The Future of Women in Trucking

If you ask someone to picture a truck driver, many of them will think of a rugged man. Although it is true that the trucking industry has a high proportion of male drivers, the number of women truckers continues to grow. Data from Freightwaves and the Women in Trucking Association (WIT) shows that the percentage of over-the-road (OTR) truckers who are female has increased from 4.9% in 2008 to 10.2% in 2019.

Due to the continuing truck driver shortage, there is an increased demand for drivers of both genders. This means that welcoming more female truckers is a promising way to meet this need while also allowing women to take advantage of the many benefits of the trucking industry.

More information about the future of women in trucking:

What Brings Women to the Trucking Industry

For the most part, women choose to become truckers for the same reasons men do.

Some of these include:

  • High Earning Potential: OTR drivers can earn competitive pay and take advantage of excellent benefits. Truckers can earn more than $69,000 a year.*
  • Accelerated Training: Getting a commercial driver’s license (CDL) can take as little as four weeks. Especially considering the high earning potential, this is a relatively short training period.
  • Freedom of the Open Road: Long-haul trucking gives you the opportunity to see more of the country.

Key Barriers to Address to Help Women in Trucking

Over the years, the trucking industry has become more welcoming for women. However, there are still some barriers that companies are working to address in order to help women drivers.

Some of these barriers and possible solutions for them include:

Varying Company Cultures

Some motor carriers unfortunately still have corporate cultures that are not entirely welcoming to female truckers. Luckily, more and more companies have begun to realize how valuable women truck drivers can be and are taking steps to create a more inclusive environment.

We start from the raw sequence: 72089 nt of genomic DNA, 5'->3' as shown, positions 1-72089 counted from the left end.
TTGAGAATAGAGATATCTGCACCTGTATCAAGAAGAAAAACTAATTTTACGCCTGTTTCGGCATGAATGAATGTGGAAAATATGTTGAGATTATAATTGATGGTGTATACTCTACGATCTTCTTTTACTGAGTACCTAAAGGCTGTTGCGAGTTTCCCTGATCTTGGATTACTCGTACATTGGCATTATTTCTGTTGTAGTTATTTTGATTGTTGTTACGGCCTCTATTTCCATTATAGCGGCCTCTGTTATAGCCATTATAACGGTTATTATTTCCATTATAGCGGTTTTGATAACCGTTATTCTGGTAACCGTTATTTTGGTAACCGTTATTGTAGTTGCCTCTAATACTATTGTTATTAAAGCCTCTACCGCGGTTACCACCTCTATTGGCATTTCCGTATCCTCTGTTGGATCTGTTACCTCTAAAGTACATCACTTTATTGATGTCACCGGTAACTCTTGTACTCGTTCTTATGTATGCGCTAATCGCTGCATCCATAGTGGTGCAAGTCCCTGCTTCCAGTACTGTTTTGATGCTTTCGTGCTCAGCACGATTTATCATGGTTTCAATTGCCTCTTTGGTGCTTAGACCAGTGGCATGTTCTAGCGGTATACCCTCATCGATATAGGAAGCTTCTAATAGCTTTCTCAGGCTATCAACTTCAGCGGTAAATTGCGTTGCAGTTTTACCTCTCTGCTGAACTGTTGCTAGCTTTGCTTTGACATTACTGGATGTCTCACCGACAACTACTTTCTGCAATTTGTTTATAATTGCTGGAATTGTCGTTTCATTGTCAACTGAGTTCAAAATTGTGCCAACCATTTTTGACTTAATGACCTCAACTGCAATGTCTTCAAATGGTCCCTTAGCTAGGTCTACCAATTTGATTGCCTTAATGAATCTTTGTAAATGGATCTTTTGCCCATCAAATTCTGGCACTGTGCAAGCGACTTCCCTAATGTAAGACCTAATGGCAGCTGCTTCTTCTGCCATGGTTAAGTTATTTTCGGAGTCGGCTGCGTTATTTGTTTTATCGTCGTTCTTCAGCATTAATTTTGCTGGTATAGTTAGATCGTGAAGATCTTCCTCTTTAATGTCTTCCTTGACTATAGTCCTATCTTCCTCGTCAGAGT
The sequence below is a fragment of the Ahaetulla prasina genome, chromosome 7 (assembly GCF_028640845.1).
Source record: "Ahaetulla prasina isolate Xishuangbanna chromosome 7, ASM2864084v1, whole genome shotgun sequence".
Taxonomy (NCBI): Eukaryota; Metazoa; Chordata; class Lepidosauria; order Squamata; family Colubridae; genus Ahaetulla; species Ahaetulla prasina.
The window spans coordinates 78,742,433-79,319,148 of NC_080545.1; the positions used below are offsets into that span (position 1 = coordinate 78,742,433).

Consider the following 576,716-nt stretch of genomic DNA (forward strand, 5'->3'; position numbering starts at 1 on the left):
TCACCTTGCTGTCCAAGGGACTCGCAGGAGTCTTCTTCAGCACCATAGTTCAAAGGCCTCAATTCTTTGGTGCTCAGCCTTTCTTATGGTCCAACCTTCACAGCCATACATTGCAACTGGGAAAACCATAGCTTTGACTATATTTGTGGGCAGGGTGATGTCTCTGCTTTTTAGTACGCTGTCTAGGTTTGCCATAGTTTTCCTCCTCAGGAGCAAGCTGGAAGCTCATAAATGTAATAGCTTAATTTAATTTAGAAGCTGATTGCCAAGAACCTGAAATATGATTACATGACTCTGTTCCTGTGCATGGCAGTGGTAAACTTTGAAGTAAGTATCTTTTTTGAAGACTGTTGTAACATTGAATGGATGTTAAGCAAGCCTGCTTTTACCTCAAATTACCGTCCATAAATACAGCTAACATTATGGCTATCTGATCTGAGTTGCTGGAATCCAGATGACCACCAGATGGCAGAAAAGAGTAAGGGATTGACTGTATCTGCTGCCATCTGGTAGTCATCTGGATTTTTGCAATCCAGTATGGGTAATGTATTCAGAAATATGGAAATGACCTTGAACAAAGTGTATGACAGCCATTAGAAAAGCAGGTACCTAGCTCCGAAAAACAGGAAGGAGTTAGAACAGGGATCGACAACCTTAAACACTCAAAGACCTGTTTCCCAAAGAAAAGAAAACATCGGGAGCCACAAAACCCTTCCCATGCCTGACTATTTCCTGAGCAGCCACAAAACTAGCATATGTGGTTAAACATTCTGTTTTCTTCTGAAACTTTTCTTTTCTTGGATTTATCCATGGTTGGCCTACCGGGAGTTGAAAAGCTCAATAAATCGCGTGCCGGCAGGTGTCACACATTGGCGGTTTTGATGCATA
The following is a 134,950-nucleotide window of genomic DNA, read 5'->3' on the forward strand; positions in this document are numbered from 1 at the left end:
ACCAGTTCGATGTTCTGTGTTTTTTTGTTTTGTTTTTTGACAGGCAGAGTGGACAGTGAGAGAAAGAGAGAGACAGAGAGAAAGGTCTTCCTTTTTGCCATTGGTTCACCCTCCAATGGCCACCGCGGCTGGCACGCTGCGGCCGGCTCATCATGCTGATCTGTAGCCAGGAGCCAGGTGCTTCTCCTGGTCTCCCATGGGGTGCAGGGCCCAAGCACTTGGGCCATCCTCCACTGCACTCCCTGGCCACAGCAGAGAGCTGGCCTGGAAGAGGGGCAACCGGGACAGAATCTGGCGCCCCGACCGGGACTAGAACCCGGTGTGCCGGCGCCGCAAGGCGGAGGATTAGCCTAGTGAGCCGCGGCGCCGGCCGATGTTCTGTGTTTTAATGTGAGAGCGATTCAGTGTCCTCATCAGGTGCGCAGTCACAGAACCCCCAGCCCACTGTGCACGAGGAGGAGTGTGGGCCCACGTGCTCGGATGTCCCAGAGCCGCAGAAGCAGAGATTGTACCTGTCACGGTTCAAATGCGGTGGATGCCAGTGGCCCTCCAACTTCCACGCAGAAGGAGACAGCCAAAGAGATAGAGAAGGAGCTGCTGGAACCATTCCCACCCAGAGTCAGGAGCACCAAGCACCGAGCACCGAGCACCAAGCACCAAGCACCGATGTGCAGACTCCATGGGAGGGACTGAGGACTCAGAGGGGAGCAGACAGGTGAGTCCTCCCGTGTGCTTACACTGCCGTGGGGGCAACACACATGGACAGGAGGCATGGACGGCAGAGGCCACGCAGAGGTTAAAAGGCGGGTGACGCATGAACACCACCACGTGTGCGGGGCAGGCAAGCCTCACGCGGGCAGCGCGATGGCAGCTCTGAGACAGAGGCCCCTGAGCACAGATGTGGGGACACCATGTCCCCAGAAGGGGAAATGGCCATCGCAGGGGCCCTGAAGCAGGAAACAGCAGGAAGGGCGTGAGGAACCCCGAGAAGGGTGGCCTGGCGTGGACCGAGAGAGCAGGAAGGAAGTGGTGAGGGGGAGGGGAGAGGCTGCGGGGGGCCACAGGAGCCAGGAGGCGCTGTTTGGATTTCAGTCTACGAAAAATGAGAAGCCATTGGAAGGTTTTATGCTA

If you are a female trucking school student, one way to help ensure your future company will be a welcoming workplace is to talk to current drivers. All trucking students, regardless of gender, can actually benefit from this as it allows them to make decisions about their future with access to all of the available information.

Semi-Truck Design

Women are shorter and smaller than men on average and in the past, semi-trucks have been designed for male drivers. As a result, women may not always feel as comfortable in tractor-trailers. Today, companies have begun to consider the needs of women and are making cabs that are more accommodating.


Female truckers traveling alone may be concerned about safety. The good news is that there have been advancements in security technology that can help these women feel safer. Additionally, female truck drivers who have dealt with issues in the past can help those who are new to the industry and give them advice.

Motor carriers have also become more aware of the unique concerns of their female drivers and trainees. As a result, they have worked to improve safety on the road. In addition, updated truck stop facilities provide more safety and comfort for all drivers regardless of gender.

We Welcome All Trucking Students

At Phoenix Truck Driving School, we strive to provide a supportive and welcoming environment for all students, both male and female. Our program can get you on the road in as little as four weeks and we offer job placement assistance to help you get your career started.

If you are interested in earning your commercial driver’s license, contact us today.

*Professional truck drivers earn a mean annual wage of $47,130. The top 10% of truck drivers make more than $69,480 per year according to 2020 Bureau of Labor Statistics.

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